Toy­ota GTV

(Gas Tur­bine Ve­hi­cle)

NZ Performance Car - - Concept We Forgot - WORDS: JADEN MARTIN

ig-name man­u­fac­tur­ers of­ten used wild con­cept cars to duke it out in order to es­tab­lish au­to­mo­tive dom­i­nance within the mar­ket, with the most out­the-gate de­signs thrusted into the pub­lic eye just for the sake of keeping that brand name rel­e­vant. But there can be a lot of in­no­va­tion found in these for­got­ten pi­o­neers — the kind of stuff that is only re­ally be­ing ex­plored and im­ple­mented prop­erly now, some 30-plus years later.

Toy­ota has al­ways main­tained a slightly less crazy stance with its con­cept cars, look­ing to pro­duce con­cepts as close to pro­duc­tion ve­hi­cles as pos­si­ble, and much of what was de­vel­oped in the ’80s and ’90s ended up con­tribut­ing heav­ily to their pro­duc­tion coun­ter­parts.

This month, we’re tak­ing a look at the Toy­ota GTV (Gas Tur­bine Ve­hi­cle), de­buted at the 1987 Tokyo Mo­tor Show. Yep, Toy­ota stuck a damn jet en­gine in a car and made it work. But this ain’t the kind of fire-breath­ing mon­ster you’re pic­tur­ing; it doesn’t send 20m long flames of death out the rear, melt­ing

any­thing in its path or re­quire the ‘driver’ to strap them­selves on top of a thin al­loy-panel-clad mis­sile of sketch­i­ness — it was much, much, more re­fined.

It used Toy­ota’s in-house de­vel­oped ‘Gas Tur­bine II en­gine’, which con­sisted of a one-stage tur­bine that was used to drive a com­pres­sor, while a sec­ond tur­bine was con­nected to the drive­shaft, tak­ing the place of a torque con­verter. And, un­like ear­lier tur­bine en­gines to be tested in au­to­mo­tive use, such as that used in the Chrysler Tur­bine Car, the GTV had a de-cou­pled gas tur­bine, mean­ing that power out­put was de­liv­ered by the sep­a­rate (sec­ond) tur­bine, with a two-stage heat ex­changer de­signed to re­duce the ex­haust­gas tem­per­a­ture and a re­gen­er­a­tor that took waste heat and trans­ferred it to the in­com­ing air, in­creas­ing ef­fi­ciency.

With this kind of ap­pli­ca­tion, you can for­get four-digit rpm, as the com­pres­sor tur­bine spun up to 68,000rpm while the out­put tur­bine spun at up to 65,000rpm. To put those kinds of RPM through the au­to­matic con­tin­u­ously vari­able (CTV) trans­mis­sion was not go­ing to work. Toy­ota’s engi­neers in­stalling a re­duc­tion gear train like those found in land speed rac­ers. The gear­box would go on to be­come the cor­ner­stone of many fu­ture pro­duc­tion mod­els, as did the four-cor­ner dou­ble-wish­bone air sus­pen­sion; how­ever, the GTV never quite made it to deal­er­ship show­rooms. Toy­ota was def­i­nitely head­ing in that di­rec­tion, though, and it is prob­a­bly one of the au­tomak­ers clos­est to pro­duc­tion con­cepts, as it let jour­nal­ists test drive and re­view the car in pro­to­type form.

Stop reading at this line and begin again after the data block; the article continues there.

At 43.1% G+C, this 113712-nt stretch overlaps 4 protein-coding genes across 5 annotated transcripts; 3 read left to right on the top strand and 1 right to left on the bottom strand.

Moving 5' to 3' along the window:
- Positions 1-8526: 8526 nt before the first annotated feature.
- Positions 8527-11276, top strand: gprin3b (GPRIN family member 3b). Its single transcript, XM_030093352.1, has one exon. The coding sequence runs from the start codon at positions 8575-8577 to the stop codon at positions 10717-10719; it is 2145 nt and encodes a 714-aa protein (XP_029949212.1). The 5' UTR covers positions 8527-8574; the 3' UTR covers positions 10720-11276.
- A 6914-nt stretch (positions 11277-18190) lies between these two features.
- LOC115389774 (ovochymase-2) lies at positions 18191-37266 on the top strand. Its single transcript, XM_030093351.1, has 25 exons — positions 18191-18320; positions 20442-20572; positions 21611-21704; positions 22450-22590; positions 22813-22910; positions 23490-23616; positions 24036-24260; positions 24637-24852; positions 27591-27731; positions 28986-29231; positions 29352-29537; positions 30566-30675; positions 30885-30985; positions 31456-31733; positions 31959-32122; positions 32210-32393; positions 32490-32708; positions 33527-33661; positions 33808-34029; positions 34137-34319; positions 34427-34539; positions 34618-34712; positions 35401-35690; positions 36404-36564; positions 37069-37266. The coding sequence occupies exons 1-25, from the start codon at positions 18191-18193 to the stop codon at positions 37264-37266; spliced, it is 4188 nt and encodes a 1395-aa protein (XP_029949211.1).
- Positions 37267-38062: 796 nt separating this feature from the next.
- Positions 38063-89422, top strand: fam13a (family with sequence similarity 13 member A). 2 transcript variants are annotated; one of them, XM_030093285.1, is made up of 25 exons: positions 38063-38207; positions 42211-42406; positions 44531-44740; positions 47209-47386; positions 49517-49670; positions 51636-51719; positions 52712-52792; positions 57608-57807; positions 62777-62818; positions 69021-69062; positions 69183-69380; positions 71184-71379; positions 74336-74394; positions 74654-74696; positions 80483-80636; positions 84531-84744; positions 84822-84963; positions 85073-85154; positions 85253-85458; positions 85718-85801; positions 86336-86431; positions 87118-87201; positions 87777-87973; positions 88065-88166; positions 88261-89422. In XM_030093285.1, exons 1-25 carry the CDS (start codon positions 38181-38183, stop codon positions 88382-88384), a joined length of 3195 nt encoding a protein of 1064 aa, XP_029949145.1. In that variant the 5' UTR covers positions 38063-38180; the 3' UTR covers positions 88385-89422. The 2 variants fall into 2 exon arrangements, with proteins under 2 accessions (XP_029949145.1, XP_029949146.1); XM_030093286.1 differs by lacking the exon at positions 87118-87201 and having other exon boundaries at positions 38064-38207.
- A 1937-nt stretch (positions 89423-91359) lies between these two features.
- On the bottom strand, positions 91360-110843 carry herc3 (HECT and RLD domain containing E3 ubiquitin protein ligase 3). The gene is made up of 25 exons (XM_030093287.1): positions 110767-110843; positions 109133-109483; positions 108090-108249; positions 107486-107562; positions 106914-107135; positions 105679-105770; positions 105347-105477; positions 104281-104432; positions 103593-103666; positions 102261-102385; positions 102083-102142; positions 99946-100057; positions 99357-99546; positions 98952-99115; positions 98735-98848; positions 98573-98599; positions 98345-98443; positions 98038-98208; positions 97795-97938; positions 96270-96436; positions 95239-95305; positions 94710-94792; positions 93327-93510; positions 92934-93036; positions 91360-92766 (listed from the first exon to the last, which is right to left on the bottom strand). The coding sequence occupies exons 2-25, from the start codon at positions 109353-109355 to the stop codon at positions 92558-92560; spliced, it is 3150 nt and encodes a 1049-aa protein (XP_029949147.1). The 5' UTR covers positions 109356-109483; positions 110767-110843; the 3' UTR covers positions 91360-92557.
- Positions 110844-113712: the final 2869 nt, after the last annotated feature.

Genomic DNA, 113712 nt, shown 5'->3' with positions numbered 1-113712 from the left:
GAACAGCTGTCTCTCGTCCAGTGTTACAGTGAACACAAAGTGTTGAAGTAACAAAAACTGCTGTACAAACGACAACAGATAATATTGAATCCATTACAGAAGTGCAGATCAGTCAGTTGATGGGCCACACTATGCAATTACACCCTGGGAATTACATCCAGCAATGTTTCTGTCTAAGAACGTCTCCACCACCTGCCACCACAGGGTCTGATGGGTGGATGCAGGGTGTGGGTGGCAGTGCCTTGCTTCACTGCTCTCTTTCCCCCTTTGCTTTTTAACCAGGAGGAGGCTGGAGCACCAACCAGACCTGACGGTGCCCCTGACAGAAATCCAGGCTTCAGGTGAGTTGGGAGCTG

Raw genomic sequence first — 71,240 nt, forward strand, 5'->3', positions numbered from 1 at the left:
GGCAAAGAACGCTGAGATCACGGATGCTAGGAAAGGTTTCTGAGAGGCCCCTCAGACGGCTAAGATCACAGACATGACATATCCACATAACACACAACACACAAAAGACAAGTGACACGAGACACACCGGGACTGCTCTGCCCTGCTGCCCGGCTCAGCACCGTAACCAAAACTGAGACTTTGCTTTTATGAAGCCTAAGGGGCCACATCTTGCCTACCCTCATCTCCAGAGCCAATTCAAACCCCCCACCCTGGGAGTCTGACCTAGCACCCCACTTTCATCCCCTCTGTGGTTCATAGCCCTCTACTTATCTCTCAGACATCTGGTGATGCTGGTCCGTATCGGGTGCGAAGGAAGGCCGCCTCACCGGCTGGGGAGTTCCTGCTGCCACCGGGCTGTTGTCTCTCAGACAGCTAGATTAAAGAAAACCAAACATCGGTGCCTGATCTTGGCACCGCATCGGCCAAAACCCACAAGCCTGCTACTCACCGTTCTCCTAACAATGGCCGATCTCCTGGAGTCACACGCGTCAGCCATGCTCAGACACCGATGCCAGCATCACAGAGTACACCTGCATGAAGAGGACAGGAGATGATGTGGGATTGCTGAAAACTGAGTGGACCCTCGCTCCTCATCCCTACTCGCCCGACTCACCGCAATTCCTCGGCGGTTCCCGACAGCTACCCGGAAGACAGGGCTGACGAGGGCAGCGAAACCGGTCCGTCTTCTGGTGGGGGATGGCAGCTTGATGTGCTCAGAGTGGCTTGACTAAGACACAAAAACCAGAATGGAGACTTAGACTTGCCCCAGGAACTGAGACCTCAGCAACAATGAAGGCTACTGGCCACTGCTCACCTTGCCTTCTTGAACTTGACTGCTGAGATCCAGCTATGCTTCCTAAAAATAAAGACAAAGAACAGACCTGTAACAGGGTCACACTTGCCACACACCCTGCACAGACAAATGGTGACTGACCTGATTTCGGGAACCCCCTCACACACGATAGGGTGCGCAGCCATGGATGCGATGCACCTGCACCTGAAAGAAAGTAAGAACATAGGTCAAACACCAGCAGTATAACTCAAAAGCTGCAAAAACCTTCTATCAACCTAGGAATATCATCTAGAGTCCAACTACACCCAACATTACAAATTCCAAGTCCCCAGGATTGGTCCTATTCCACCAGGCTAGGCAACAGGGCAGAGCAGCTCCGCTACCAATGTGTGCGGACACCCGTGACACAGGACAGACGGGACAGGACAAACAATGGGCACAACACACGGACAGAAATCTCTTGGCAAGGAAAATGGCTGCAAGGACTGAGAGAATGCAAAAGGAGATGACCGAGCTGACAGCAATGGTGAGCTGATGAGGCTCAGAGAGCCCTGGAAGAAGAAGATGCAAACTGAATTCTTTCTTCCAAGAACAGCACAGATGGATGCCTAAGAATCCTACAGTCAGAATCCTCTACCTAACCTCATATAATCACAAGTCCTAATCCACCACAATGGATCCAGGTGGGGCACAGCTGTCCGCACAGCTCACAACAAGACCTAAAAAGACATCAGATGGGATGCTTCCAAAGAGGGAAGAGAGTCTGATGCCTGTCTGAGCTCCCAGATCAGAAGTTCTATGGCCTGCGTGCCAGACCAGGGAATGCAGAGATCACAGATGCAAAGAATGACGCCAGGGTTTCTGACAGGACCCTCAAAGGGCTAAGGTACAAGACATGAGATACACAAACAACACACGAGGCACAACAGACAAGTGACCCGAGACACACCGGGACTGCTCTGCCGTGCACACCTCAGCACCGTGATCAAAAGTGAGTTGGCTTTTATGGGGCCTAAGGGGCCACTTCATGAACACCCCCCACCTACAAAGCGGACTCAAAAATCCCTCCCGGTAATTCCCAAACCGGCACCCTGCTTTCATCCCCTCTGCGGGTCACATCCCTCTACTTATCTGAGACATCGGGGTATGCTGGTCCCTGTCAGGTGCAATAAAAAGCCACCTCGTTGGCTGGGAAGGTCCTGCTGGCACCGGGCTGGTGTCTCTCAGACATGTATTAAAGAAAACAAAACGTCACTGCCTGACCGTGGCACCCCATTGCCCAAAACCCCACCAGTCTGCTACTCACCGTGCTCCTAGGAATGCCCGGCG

Kevin Radley wrote of the car in the Fe­bru­ary 1988 edi­tion of Pop­u­lar Sci­ence, “It is like sit­ting in the cock­pit of a jet fighter at take­off. The sounds com­ing from the front of, below, and be­hind the car are what I would ex­pect to hear at Ed­wards Air Force Base, not here at Toy­ota Mo­tor Cor­po­ra­tion’s Hi­gashi Fuji Prov­ing Ground. It is a high-pitched jet en­gine scream that rises in note and vol­ume as I slide the con­ven­tional au­to­matic trans­mis­sion se­lec­tor from neu­tral into drive and flick the elec­tric park­ing brake off.”

Based on a Toy­ota Ca­rina, with a pro­file rem­i­nis­cent of the Z30 Soarer and de­sign el­e­ments that mimic a bug­eye DC2, it wasn’t hard on the eyes and could very well have made for a pop­u­lar pro­duc­tion car. In­for­ma­tion around why it was binned be­fore reach­ing the pro­duc­tion process is un­clear, but sources sug­gest that it may have been due to in­abil­ity to find a way to make the tur­bine func­tion with the reli­a­bil­ity and ef­fi­ciency re­quired. Who knows? All we can say is that we wouldn’t say no to giv­ing it a whirl, wher­ever it may be kick­ing about these days.

Toy­ota called it the ‘dream en­gine’, due its abil­ity to run on just about any com­bustible fuel. The pro­to­type was run on do­mes­tic kerosene, while it was also ca­pa­ble of run­ning on methanol and vegetable oils

The tur­bine out­put was re­duced by 10.13:1 be­fore be­ing de­liv­ered to the gear­box, giv­ing the GTV a sturdy 110kW and a max­i­mum 333Nm of torque

Dis­claimer: we cut the springs with pho­to­shop, be­cause ev­ery­thing looks bet­ter low­ered, right?

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